Fundamentals of Linear Electronics Integrated _ Discrete

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					CHAPTER 15


Describe and Analyze:
• Common Mode vs. Differential
• Instrumentation Amps
• Optoisolators
• VCOs & PLLs
• Other Special ICs

• This chapter examines some important op-amp
  related topics such as common-mode rejection.
• It also examines some non op-amp linear circuits
  such as Voltage Controlled Oscillators (VCOs) and
  Phase-Locked Loops (PLLs)
  Single-Ended vs. Differential
A signal applied between an input and ground is called
  a single-ended signal.
A signal applied from one input to the other input is
  called a differential signal.
    Differential Amplifier

Resistances must be symmetric for a diff-amp.
       Common-Mode Signals
• Ground-referenced signals applied simultaneously
  to both inputs of a diff-amp are common-mode
• Electrical noise and interference often appear as
  common-mode signals.
• Signals from transducers are usually differential.
• To extract small differential signals out of a “soup” of
  common-mode noise, a diff-amp requires a high
  common-mode rejection ratio (CMRR).
          Definition of CMRR
• The common-mode rejection ratio (CMRR) of a diff-
  amp is defined as:
            CMRR = 20 Log(AV(diff) / AV(cm))
• where AV(diff) is the voltage gain for differential
  signals and AV(cm) is the gain for common-mode
• A perfect diff-amp would have AV(cm) equal to zero,
  so it would have infinite CMRR.
• Real diff-amps have CMRRs in the range of 90 dB
  to 110 dB or better.
       Example Calculation 1
• Find the CMRR required so that differential signals
  have a gain of 100 and common-mode signals have
  a gain of 0.001 (an attenuation)
            CMRR = 20 Log(AV(diff) / AV(cm))
                   = 20 Log(100 / 0.001)
                   = 20 Log(100,000)
                   = 20 Log(105)
                   = 20  5
                   = 100 dB
CMRR is less if the external resistors are not matched.
       Example Calculation 2
• A diff-amp has a gain of 10 and a CMRR of 80 dB.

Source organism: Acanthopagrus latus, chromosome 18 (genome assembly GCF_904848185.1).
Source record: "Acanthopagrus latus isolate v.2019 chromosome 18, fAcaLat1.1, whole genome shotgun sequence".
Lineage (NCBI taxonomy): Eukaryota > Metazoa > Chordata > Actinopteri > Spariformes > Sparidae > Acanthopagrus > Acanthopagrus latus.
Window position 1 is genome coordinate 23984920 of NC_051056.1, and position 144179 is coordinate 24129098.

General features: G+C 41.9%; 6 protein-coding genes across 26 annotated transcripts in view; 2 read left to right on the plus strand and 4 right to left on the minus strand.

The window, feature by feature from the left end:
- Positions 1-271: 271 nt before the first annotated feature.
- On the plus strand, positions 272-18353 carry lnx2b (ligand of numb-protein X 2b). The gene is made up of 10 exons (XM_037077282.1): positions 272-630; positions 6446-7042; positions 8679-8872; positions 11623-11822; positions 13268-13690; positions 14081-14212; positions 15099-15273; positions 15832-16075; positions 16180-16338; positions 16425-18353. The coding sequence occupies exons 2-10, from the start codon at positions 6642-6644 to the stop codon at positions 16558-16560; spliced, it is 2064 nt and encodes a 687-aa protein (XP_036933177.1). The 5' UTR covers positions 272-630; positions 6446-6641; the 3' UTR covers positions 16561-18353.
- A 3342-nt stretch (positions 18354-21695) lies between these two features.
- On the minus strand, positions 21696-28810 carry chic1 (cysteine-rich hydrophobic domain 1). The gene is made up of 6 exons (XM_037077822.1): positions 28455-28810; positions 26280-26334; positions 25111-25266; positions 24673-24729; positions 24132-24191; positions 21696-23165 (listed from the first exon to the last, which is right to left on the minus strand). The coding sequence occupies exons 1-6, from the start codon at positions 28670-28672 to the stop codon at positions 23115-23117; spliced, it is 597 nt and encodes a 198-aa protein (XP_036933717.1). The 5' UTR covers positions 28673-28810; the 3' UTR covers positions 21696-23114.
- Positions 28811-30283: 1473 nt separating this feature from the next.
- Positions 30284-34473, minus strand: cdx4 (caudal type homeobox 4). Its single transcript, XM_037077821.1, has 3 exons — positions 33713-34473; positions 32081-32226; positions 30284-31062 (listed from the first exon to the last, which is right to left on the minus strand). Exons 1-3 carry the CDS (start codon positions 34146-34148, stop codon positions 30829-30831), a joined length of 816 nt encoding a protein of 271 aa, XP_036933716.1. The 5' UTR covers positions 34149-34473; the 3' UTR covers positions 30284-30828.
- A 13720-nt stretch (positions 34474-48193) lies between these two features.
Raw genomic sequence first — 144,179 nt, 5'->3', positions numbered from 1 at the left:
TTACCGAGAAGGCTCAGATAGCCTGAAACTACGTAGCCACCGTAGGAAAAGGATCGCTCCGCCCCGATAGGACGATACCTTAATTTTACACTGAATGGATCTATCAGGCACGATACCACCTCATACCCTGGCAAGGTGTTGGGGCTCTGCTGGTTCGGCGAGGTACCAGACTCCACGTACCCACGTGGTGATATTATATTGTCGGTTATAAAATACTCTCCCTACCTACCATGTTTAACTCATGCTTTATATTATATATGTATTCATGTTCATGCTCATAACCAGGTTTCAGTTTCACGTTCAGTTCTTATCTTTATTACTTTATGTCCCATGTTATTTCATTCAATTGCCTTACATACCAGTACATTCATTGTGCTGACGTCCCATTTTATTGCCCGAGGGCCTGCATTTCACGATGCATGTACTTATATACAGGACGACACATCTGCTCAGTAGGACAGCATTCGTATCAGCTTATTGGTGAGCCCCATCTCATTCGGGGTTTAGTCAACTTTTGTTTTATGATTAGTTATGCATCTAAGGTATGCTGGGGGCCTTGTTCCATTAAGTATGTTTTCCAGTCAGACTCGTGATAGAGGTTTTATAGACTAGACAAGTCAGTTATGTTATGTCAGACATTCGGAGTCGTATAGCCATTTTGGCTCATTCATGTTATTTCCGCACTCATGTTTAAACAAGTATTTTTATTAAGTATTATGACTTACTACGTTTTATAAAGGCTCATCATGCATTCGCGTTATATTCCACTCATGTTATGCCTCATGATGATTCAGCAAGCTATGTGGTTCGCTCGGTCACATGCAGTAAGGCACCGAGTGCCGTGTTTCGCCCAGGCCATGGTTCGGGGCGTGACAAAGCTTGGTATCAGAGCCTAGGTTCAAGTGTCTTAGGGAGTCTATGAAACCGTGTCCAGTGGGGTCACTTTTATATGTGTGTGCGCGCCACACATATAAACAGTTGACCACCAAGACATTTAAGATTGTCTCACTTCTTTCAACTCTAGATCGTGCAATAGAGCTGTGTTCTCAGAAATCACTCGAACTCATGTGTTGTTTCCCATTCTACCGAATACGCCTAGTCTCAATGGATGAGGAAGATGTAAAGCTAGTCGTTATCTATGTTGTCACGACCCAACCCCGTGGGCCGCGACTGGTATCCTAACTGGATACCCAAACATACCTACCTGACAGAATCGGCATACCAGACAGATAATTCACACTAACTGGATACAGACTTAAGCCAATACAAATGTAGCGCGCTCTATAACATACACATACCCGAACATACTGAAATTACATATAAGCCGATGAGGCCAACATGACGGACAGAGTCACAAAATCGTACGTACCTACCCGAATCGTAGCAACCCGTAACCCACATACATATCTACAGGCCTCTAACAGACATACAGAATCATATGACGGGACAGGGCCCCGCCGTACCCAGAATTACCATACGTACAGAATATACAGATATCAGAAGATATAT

The input is a differential signal of 1 mV on top of
  1 Volt of common-noise. How much signal voltage,
  and how much noise voltage, will be at the output of
  the diff-amp?
CMRR = 20 Log(AV(diff) / AV(cm))
So AV(cm) = AV(diff) / Log-1(CMRR/20)
          = 10 / Log-1(80/20) = 10 / 104 = 10-3 = 0.001
So at the output there will be 10 mV of signal
                              and 1 mV of noise
   Instrumentation Amps

Except for Ri, all the above can be on one chip.
        Instrumentation Amps

Advantages of instrumentation amplifiers are:
•   Gain set by one resistor
•   High CMRR
•   High Zin on both input pins
•   Work well with most transducers
         Transconductance Amps
• Operational transconductance amplifiers (OTAs) look like other
  op-amps, but the output is a current instead of a voltage.
• Gain is a transconductance (mutual-conductance)
                          gm = iout / Vin
• The value of gm is proportional to a DC bias current:
                            gm = K  IB
• OTAs have relatively wide bandwidth.
• OTAs have high output impedance (Zout).
• The gain control by a current allows one signal to multiply

 An LED and a phototransistor in one package
current cannot pass from one side to the other.

Some important parameters:
• Isolation voltage (typically thousands of Volts)
• Current Transfer Ratio (CTR = IC / IF × 100%)
• Speed (how fast can transistor turn on and off)
Voltage-Controlled Oscillators

 Output frequency is proportional to input voltage.
              VCO Applications
Some applications:

•   Frequency modulator
•   Adjustable carrier-oscillator for a radio transmitter
•   Adjustable signal source
•   Analog-to-digital converter
•   Building block for Phase-Locked Loops (PLLs)
Phase-Locked Loops

 Used in communications circuits.
• The VCO is set to run at a center frequency.
• The VCO output is compared to the input in a phase
  detector circuit. The bigger the phase difference
  between the two frequencies, the higher the voltage
  out of the phase detector.
• The output of the phase detector is fed through a LPF
  and becomes the control signal for the VCO. That
  closes the feedback loop.
• The VCO will eventually “lock on” to the input signal
  and “track” it as the input frequency changes. The
  VCO frequency will match the input frequency.
PLL as an FM Demodulator
PLL Frequency Synthesizer

      f(out) = (n2 / n1 )  fXTAL

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